“The D-Back complex [in Kerrville] is owned by the city but privately run, and they have anywhere from 30 to 40 teams coming into Kerrville, staying the night and spending money, eating out.” Loza said. “I would say that we could probably host 20 teams a week, for at least 16 weekends out of the year.”
Loza estimated that rate to equal 15,000 thousand people visiting the city because of the park, at four people per family.
“If we can provide something for our own community, yet also provide an opportunity to our community to make a profit on a resource we have in our town, I think it’s worth considering,” he said.
Schuch followed that by asking whether or not Hotel Occupancy Tax funds would contribute to costs, as well.
“It’s an attraction for overnight folks,” he said. “The statute says you can spend that money on the sports park if it attracts overnight visitors.”
County Commissioner Pct. 2 Billy Roeder voiced concern about limited hotel space in Fredericksburg, stating that a lack of rooms to fill the projected needs of potential visitors might outweigh the revenue streams.
“That’s just a thought,” he said. “If you’re full and you’re trying to get more, where are we going to put them? In the farming and ranching business, you’ve got a trailer that can hold 10 cows and you’re trying to put 20 in there, it doesn’t work. The theory is good, but overnight, it’s pretty full.”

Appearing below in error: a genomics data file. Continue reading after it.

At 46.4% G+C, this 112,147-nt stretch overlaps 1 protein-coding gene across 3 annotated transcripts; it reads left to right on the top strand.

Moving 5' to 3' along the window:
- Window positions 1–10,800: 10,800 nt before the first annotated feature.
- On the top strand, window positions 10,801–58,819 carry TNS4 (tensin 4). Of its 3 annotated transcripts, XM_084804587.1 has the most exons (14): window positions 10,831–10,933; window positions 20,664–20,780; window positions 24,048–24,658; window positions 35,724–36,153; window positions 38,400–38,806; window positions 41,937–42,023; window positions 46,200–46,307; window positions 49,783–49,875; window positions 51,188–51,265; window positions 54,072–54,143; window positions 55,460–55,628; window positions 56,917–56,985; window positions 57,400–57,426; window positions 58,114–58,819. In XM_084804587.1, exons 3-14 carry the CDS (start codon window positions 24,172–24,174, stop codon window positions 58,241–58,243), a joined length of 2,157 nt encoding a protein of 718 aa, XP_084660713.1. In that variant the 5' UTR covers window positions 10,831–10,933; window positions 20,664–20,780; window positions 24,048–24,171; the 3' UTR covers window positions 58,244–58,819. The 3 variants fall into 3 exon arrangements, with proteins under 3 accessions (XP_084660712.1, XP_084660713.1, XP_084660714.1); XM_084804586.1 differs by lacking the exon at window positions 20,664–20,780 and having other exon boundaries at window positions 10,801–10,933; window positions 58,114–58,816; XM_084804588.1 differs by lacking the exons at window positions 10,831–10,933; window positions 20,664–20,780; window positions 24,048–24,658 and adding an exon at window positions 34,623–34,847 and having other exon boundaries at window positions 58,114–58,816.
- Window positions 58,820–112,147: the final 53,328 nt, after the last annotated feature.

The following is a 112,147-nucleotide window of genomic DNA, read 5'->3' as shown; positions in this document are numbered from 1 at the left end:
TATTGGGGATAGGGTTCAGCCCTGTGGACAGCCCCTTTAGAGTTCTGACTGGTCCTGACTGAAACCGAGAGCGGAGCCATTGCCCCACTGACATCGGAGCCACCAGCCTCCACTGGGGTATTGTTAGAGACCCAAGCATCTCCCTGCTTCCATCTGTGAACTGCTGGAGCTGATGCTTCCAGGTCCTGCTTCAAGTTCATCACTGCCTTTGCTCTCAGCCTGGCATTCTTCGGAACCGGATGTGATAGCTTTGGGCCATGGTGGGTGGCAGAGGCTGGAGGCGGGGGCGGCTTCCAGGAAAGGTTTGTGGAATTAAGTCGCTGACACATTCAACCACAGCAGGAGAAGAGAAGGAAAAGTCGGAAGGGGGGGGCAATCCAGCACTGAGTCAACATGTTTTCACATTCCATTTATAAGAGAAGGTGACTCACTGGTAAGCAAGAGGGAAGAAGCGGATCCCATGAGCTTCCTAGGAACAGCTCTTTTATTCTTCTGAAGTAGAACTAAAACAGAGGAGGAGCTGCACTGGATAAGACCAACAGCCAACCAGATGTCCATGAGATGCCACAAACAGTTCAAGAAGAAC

Assistant City Manager Clinton Bailey pointed out two hotel projects currently under development, including the 150-room Seven Hills Resort and Conference Center and the 84-room Fredericksburg Hotel.
There was also some confusion on the nature of the meeting.
Both Stroeher and Schuch thought they were going to discuss another sale of city land at the Oak Crest Park location.
City officials said that there was no intention of selling more land at the time.
The City of Fredericksburg sold 10 acres of land to the county in 2017. Gillespie County paid $674,433 for the parcel, which is earmarked for future Gillespie County Airport expansion.
The court also thought only a few city council members were going to speak, but leaders from Fredericksburg Little League (president Jim Riley), the local American Youth Soccer Organization chapter (Gina Seracen) and the Fredericksburg Tennis Association (president Seeyle Harrison) voiced their concerns about the sports park issue.